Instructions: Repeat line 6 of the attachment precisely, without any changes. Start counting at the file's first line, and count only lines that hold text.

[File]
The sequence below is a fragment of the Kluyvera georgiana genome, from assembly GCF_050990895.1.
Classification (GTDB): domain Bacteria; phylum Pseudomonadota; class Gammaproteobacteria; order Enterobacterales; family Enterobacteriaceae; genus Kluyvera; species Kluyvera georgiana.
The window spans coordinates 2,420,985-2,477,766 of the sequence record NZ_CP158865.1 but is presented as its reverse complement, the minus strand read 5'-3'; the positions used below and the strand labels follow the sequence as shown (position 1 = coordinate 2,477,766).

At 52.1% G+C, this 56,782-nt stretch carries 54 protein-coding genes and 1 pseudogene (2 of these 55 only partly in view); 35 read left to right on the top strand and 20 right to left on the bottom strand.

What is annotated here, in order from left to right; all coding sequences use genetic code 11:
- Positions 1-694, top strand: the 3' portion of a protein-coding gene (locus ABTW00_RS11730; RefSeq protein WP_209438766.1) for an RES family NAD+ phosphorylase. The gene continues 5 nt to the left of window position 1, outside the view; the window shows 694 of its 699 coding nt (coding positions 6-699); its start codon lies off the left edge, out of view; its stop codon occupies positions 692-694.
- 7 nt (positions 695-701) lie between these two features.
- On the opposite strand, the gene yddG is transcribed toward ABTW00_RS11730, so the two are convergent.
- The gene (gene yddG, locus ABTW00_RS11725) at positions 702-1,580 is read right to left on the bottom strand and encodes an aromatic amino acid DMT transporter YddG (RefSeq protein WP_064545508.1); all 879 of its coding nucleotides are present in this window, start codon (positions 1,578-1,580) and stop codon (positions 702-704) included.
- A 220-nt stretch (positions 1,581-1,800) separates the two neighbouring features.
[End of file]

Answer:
- Positions 1-694, top strand: the 3' portion of a protein-coding gene (locus ABTW00_RS11730; RefSeq protein WP_209438766.1) for an RES family NAD+ phosphorylase. The gene continues 5 nt to the left of window position 1, outside the view; the window shows 694 of its 699 coding nt (coding positions 6-699); its start codon lies off the left edge, out of view; its stop codon occupies positions 692-694.